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Video: A farewell note in blood

  1. Transcript of: A farewell note in blood

    MATT LAUER, co-host: But let us begin this half-hour with Jon Metz and his remarkable story of determination and courage. We talked to him exclusively on Monday, just two weeks after he lost his arm in that harrowing basement ordeal. You've described these weeks as surreal. Can you try and tell me where you are mentally and emotionally right now?

    Mr. JONATHAN METZ (Man Who Faced Life or Death Decision to Cut Off Arm): Well, I think I'm in a pretty good spot. I've come to grips with the reality of the situation.

    LAUER: It was Monday night, June 7th , when Jon went down to his basement to do some routine maintenance on his boiler. He was wearing gym shorts with no pockets and didn't have a cell phone.

    Mr. METZ: This shouldn't have been more than a 10-minute job. And as we know, it turned into...

    LAUER: A three-day ordeal.

    Mr. METZ: Yeah.

    LAUER: Jon was cleaning out the soot between the boiler's fins when he reached inside to retrieve a tool he had dropped. His left arm got stuck between his shoulder and elbow. It's a little like those spikes in the parking garages; you can go over them in one direction, you can't come back out in the other direction.

    Mr. METZ: It -- that is a perfect analogy. That is a perfect analogy. And if I had maintained a cool head from the get-go, it's possible I could have gotten my arm out. But my knee-jerk reaction was yank, yank, yank.

    LAUER: When you realize, ` Wait a minute , I can't get my arm out of here,' what's going through your mind?

    Mr. METZ: Panic is -- it doesn't quite convey what was going through my mind. Terror , I think, maybe would be a better word because I could see what was happening and the blood dripping down into the heating box.

    LAUER: You were bleeding pretty badly.

    Mr. METZ: Bleeding badly. And I could feel the scuff marks and I could see almost instantly my arm starting to swell.

    LAUER: Living alone, his fiancee out of state in North Carolina , his arm trapped and now badly injured inside his boiler, Jon screamed for help. You did scream.

    Mr. METZ: Oh, I screamed for a combined 48 hours before...

    LAUER: Top of your lungs, ` Help! I'm stuck in the basement !'

    Mr. METZ: I -- my first pleas for help were, `I'm stuck, somebody come in and come down and help me!' When it became clear the arm was dying, that's when the pleas turned to, `I'm dying down here! Somebody please help me!'

    LAUER: Twelve hours into his ordeal, infection started to set in and Jon could smell his flesh rotting.

    Mr. METZ: As much as I didn't want to look at it, it is what I needed to see to move on to kind of the next phase of the plan.

    LAUER: Did you have a sense that someone was out there trying to figure out what happened to Jon Metz ?

    Mr. METZ: I did. I absolutely was confident that help would be coming. At that point, though, I kind of made an executive decision that this arm was dead.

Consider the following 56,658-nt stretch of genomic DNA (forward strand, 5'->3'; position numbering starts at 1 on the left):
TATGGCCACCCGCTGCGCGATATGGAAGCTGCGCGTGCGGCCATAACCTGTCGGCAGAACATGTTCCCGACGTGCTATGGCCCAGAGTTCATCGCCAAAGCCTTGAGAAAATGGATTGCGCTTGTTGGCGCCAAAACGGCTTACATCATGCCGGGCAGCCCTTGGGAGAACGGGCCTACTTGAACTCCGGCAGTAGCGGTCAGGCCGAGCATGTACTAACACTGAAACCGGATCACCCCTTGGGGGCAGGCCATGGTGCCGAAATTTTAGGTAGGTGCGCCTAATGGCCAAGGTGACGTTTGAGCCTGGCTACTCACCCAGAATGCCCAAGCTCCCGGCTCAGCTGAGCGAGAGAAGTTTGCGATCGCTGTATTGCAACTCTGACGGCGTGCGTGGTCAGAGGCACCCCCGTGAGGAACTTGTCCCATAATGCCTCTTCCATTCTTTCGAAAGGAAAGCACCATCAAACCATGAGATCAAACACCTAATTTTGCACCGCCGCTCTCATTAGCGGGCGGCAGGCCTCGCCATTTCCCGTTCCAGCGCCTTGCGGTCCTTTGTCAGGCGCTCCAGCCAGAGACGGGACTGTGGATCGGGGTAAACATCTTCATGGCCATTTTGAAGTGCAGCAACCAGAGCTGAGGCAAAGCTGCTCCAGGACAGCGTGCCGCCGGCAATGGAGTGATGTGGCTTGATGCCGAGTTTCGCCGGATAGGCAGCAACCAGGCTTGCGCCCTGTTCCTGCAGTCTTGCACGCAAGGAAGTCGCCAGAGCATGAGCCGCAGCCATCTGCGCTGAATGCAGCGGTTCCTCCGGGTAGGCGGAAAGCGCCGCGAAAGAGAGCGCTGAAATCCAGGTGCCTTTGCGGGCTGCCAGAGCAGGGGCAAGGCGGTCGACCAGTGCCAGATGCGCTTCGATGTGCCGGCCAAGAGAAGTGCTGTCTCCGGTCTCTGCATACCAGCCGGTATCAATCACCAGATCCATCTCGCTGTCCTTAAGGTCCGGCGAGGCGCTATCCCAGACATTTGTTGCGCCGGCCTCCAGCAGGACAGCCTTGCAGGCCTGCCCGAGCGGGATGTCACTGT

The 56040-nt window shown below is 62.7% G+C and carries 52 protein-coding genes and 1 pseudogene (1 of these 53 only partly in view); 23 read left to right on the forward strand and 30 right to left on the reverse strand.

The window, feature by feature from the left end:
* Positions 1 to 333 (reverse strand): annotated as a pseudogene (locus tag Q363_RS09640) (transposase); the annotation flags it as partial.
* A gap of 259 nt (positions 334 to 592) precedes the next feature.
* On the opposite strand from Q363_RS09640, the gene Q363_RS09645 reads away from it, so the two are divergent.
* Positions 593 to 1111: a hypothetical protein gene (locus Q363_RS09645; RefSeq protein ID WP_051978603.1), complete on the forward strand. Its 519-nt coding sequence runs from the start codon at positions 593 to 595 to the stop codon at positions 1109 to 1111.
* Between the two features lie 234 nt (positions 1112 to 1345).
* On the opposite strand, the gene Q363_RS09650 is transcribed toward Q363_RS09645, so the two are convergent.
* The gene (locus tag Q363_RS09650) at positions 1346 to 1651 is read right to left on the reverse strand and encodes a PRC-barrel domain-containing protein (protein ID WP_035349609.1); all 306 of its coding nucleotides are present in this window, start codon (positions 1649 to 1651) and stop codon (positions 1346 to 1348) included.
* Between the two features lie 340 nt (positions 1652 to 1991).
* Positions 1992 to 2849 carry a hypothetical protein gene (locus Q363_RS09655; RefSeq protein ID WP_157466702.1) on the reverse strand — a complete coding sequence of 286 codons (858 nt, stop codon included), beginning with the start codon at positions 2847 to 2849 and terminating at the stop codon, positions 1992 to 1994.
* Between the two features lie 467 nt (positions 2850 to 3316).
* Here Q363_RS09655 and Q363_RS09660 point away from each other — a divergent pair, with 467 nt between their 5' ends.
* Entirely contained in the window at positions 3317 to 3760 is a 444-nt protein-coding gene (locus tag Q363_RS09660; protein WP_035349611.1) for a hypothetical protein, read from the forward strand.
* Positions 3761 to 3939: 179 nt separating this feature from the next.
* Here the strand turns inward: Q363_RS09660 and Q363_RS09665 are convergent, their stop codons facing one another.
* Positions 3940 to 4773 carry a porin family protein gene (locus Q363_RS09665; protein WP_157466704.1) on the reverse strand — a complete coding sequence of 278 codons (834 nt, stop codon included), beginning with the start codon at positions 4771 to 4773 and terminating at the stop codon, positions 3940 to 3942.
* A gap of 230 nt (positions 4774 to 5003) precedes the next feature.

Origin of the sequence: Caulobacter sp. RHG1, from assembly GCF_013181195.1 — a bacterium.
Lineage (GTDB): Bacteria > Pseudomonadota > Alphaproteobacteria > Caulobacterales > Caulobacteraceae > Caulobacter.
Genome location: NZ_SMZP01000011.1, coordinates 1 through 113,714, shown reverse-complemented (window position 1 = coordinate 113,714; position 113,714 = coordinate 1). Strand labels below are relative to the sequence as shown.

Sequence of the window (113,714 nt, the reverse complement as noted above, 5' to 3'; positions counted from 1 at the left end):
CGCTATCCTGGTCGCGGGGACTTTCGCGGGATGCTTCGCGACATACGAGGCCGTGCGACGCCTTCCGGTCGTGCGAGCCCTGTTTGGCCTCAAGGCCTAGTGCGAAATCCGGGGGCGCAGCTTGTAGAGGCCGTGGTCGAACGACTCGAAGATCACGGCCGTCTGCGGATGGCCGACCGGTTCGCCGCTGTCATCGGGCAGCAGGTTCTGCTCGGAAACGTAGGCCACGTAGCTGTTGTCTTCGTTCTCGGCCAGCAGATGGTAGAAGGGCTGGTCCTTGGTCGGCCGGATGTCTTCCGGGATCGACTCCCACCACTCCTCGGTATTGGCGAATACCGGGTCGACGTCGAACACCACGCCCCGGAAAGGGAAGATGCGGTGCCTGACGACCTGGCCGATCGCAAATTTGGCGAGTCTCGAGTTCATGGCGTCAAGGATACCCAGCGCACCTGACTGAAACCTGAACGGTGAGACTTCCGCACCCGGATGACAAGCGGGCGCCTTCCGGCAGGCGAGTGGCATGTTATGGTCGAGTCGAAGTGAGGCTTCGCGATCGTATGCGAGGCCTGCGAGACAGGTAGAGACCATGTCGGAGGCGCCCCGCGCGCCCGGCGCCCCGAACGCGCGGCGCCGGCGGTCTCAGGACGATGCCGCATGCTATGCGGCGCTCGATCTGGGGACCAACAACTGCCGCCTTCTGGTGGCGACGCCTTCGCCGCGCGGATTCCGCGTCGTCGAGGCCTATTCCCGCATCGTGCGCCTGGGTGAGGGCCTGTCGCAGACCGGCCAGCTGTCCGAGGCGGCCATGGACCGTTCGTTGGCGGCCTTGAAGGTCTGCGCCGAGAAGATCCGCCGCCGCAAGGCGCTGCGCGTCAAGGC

LAUER: Looking around the basement , Jon thought he could use his saw blades to cut off his arm and free himself. He spent six hours contemplating the decision.

    Mr. METZ: I didn't see how it could be possible to do that to oneself.

    LAUER: And yet faced with what you describe as no good options, it's exactly what you decided to do. Can you -- can you just describe to me how you even begin something like that?

    Mr. METZ: It started with prayer and thinking about, you know, the people that I'd be leaving behind; thinking about my dog upstairs who, you know, had also at that point gone three days without water; thought about my parents visiting the next week and what -- how traumatic it would be for them, you know, to come into the house and, you know, find this scene.

    LAUER: You made a tourniquet out of your shirt. So you tied that up just below your shoulder.

    Mr. METZ: Yep.

    LAUER: You didn't just start and finish. I mean, there were stops and starts here.

    Mr. METZ: Yes.

    LAUER: Despite the fact that your arm had gone numb, there was a lot of pain involved with this.

    Mr. METZ: Yes. The -- I would say about 90 percent of the cut was surprisingly pain-free. The pain was in having to look at it and see it, and see what you were doing, or what I was doing to myself. It really wasn't until I got to kind of the underside of the arm where the nerves are really concentrated, where the pain became so unbear -- I can't even describe the pain.

    LAUER: It would be only normal to assume you'd be in shock by that point.

    Mr. METZ: And I think I was. And I realized that there was no way, given the amount of blood I was losing, that I could complete the cut. I was so convinced that I was going to die that I began actually, in the blood splattered on the boiler, trying to write a note to my family and my fiancee.

    LAUER: Jon drifted in and out of consciousness. He says he drank boiler water to try to stay alive.

    Mr. METZ: Mentally it did, it gave me a boost that here's water. It's enough to at least get by. After lapping some of that up, I grabbed the blade and resumed cutting and got through the bone and got through most of the flesh, and that's when I ran into a little bit of a problem.

    LAUER: Which was?